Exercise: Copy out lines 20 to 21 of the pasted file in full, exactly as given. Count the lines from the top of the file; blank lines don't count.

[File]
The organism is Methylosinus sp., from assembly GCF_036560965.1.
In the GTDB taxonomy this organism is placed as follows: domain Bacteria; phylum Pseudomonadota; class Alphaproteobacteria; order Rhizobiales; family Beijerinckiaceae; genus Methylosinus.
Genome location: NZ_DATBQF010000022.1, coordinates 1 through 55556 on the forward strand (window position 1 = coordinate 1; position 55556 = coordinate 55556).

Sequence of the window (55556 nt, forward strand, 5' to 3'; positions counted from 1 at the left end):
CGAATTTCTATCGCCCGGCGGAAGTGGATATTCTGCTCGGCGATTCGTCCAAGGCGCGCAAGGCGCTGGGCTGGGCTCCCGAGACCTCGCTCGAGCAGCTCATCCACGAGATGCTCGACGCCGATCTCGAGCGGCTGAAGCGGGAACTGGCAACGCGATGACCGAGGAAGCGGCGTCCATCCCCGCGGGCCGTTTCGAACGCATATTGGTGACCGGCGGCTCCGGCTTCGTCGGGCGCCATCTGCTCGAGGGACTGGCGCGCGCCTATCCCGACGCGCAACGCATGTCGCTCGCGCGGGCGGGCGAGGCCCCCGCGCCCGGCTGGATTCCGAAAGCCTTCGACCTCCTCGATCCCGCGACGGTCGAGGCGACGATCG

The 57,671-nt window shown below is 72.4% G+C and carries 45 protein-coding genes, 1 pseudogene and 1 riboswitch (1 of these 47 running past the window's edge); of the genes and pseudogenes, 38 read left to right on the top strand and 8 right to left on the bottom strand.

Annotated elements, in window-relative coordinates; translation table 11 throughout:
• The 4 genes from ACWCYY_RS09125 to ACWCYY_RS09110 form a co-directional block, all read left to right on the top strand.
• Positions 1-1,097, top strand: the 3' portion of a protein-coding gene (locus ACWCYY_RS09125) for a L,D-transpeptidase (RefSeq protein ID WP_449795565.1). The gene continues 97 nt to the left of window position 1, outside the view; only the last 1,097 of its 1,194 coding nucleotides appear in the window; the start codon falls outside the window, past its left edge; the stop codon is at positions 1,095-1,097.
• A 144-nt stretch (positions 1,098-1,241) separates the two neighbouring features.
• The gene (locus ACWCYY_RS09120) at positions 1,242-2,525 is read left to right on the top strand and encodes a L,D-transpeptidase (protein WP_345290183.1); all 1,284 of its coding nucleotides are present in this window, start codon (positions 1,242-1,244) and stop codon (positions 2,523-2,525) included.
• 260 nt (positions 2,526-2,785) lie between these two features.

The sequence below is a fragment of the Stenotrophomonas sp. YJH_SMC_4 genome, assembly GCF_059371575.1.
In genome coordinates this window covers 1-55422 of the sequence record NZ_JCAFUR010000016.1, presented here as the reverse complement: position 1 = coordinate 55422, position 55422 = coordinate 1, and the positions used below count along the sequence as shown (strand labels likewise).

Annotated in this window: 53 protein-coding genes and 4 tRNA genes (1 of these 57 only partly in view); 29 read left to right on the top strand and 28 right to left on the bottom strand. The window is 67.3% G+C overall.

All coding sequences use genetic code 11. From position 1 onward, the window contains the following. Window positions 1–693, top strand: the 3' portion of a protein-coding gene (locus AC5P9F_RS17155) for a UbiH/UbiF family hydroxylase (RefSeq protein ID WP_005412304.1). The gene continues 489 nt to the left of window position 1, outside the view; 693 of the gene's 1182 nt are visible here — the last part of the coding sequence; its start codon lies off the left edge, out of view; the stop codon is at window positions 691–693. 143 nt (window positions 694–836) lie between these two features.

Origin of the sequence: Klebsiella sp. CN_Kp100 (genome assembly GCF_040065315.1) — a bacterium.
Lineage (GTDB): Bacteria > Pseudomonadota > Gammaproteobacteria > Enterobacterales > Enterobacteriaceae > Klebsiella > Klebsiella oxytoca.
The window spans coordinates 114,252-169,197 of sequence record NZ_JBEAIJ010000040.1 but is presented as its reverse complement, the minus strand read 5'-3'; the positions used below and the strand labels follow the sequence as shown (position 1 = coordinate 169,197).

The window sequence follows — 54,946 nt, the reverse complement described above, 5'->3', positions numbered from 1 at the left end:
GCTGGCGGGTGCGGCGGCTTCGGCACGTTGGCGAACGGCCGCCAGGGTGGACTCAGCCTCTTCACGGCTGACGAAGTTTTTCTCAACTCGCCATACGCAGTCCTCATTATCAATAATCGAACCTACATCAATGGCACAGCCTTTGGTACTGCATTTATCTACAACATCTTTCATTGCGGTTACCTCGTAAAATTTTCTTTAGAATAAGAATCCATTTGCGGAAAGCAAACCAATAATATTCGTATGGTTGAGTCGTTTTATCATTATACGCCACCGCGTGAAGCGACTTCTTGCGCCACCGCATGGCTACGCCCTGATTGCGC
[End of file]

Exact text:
The window sequence follows — 54,946 nt, the reverse complement described above, 5'->3', positions numbered from 1 at the left end:
GCTGGCGGGTGCGGCGGCTTCGGCACGTTGGCGAACGGCCGCCAGGGTGGACTCAGCCTCTTCACGGCTGACGAAGTTTTTCTCAACTCGCCATACGCAGTCCTCATTATCAATAATCGAACCTACATCAATGGCACAGCCTTTGGTACTGCATTTATCTACAACATCTTTCATTGCGGTTACCTCGTAAAATTTTCTTTAGAATAAGAATCCATTTGCGGAAAGCAAACCAATAATATTCGTATGGTTGAGTCGTTTTATCATTATACGCCACCGCGTGAAGCGACTTCTTGCGCCACCGCATGGCTACGCCCTGATTGCGC